The painter who draws merely by practice and by eye, without any reason, is like a mirror which copies every thing placed in front of it without being conscious of their existence.
It seems that it had been destined before that I should occupy myself so thoroughly with the vulture, for it comes to my mind as a very early memory, when I was still in the cradle, a vulture came down to me, he opened my mouth with his tail and struck me
As every divided kingdom falls, so every mind divided between many studies confounds and saps itself.
The painter who is familiar with the nature of the sinews, muscles, and tendons, will know very well, in giving movement to a limb, how many and which sinews cause it; and which muscle, by swelling, causes the contraction of that sinew; and which sinews,
Each man is always in the middle of the surface of the earth and under the zenith of his own hemisphere, and over the centre of the earth.
How many emperors and how many princes have lived and died and no record of them remains, and they only sought to gain dominions and riches in order that their fame might be ever-lasting.
The spirit desires to remain with its body, because, without the organic instruments of that body, it can neither act, nor feel anything.
The human bird shall take his first flight, filling the world with amazement, all writings with his fame, and bringing eternal glory to the nest whence he sprang.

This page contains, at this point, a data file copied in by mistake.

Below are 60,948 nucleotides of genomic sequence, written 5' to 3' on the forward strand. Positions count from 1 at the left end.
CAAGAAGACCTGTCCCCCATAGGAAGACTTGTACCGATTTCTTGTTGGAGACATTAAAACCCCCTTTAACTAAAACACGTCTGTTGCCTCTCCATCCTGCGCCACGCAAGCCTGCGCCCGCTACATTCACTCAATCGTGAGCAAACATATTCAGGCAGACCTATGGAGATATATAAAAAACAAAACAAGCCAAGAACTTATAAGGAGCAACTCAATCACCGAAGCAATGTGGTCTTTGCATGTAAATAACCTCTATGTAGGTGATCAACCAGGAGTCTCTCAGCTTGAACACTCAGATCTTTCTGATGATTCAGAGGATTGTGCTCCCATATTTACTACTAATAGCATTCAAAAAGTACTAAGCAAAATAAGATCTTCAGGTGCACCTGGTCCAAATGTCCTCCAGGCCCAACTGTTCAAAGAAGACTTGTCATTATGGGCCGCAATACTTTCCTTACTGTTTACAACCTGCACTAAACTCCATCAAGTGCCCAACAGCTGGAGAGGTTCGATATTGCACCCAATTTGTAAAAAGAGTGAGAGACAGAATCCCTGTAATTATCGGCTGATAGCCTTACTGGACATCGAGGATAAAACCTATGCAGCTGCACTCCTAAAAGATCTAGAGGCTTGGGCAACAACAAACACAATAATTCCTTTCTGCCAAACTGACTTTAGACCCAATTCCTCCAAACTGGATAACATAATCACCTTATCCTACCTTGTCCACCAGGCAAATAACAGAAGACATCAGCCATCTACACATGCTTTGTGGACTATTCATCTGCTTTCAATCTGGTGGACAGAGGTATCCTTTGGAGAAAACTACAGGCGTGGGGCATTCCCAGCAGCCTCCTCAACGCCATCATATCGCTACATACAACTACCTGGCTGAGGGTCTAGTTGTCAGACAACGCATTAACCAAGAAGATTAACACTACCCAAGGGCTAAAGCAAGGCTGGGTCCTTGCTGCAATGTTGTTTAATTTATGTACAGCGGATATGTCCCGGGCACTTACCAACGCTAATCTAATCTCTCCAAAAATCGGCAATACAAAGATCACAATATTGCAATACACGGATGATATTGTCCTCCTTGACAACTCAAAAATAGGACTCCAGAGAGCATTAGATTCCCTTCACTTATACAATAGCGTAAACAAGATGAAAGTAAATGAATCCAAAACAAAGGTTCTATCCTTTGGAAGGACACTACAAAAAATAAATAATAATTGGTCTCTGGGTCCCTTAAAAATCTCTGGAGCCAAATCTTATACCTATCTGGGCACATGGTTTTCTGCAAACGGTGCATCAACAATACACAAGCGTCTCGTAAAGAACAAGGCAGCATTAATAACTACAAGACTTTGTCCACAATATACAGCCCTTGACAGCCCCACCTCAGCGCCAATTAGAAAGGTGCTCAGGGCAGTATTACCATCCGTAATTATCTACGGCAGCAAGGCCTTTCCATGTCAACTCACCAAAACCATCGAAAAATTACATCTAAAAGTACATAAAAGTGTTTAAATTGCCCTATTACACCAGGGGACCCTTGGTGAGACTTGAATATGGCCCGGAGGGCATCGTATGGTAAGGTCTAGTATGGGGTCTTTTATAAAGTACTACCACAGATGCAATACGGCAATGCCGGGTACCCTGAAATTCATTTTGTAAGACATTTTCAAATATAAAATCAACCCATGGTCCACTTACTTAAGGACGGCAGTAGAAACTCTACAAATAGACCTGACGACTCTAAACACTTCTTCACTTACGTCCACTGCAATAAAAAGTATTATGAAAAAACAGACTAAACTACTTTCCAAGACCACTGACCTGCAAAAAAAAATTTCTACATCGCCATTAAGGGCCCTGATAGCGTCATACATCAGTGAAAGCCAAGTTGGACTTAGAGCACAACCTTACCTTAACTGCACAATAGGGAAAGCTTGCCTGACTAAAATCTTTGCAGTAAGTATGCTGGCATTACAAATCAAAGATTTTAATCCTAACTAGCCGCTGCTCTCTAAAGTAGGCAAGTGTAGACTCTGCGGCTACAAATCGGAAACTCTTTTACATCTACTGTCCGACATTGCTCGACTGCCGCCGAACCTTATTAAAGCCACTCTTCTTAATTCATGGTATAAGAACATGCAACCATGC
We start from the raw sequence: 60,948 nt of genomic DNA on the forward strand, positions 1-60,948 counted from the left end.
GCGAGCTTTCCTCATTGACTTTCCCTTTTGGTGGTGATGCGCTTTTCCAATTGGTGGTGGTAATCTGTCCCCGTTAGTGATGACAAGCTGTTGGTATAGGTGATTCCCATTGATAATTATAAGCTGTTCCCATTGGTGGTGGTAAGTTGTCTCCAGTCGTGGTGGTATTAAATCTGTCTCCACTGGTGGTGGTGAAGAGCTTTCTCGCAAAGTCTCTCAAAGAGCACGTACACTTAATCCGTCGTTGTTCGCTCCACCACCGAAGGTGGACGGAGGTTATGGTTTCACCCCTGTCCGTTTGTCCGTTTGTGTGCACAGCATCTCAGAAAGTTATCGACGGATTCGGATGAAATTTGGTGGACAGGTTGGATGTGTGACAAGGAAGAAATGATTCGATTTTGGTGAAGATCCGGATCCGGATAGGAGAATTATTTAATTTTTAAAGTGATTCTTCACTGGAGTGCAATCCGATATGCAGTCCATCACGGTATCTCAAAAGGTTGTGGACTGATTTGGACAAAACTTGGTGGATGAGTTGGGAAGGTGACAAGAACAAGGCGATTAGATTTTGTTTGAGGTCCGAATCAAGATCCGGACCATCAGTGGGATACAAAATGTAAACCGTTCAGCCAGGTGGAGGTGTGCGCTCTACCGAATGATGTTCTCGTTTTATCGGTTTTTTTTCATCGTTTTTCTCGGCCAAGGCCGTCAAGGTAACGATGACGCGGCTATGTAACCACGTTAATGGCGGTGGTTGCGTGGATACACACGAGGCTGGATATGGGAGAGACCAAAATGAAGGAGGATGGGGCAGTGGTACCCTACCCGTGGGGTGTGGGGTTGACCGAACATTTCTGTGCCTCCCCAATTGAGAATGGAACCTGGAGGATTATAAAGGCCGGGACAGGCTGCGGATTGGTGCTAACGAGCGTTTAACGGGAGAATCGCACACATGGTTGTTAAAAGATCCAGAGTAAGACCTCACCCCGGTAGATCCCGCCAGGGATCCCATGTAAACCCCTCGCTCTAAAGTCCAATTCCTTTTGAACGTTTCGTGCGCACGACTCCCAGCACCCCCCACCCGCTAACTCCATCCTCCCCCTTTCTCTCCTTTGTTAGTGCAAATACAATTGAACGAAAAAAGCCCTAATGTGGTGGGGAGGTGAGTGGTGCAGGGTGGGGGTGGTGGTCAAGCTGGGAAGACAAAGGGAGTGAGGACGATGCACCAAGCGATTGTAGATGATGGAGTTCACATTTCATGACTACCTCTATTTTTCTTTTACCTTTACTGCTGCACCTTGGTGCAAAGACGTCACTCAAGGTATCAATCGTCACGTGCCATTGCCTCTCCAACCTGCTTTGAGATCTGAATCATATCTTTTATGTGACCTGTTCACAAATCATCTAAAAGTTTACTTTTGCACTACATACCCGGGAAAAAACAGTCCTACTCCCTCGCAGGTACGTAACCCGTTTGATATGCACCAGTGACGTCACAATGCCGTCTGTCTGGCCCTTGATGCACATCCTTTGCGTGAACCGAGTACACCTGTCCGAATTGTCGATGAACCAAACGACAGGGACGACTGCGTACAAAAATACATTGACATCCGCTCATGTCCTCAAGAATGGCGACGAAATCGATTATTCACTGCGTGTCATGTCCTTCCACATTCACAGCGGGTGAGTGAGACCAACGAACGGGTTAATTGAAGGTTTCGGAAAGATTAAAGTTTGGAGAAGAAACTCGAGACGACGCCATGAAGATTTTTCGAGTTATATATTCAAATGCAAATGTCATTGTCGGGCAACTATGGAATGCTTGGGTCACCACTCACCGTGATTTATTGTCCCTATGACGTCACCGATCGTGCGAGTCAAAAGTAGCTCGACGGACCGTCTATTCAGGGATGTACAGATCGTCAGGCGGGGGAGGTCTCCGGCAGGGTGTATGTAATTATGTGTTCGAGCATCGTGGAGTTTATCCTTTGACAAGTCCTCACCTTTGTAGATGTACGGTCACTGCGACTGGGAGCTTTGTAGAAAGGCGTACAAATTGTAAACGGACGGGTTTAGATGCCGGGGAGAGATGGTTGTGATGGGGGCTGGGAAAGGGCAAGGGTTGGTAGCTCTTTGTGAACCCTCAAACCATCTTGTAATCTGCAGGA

The divisions of Perspective are 3, as used in drawing; of these, the first includes the diminution in size of opaque objects; the second treats of the diminution and loss of outline in such opaque objects; the third, of the diminution and loss of colour
I have found that, in the composition of the human body as compared with the bodies of animals, the organs of sense are duller and coarser. Thus, it is composed of less ingenious instruments, and of spaces less capacious for receiving the faculties of sen
Although nature commences with reason and ends in experience it is necessary for us to do the opposite, that is to commence with experience and from this to proceed to investigate the reason.
Experience never errs; it is only your judgments that err by promising themselves effects such as are not caused by your experiments.
The mind of the painter must resemble a mirror, which always takes the colour of the object it reflects and is completely occupied by the images of as many objects as are in front of it.
The poet ranks far below the painter in the representation of visible things, and far below the musician in that of invisible things.
Many are they who have a taste and love for drawing, but no talent; and this will be discernible in boys who are not diligent and never finish their drawings with shading.
Man and animals are in reality vehicles and conduits of food, tombs of animals, hostels of Death, coverings that consume, deriving life by the death of others.
There is no object so large but that at a great distance from the eye it does not appear smaller than a smaller object near.
Weight, force and casual impulse, together with resistance, are the four external powers in which all the visible actions of mortals have their being and their end.
For, verily, great love springs from great knowledge of the beloved object, and if you little know it, you will be able to love it only little or not at all.
The function of muscle is to pull and not to push, except in the case of the genitals and the tongue.
Necessity is the mistress and guide of nature. Necessity is the theme and inventress of nature, her curb and her eternal law.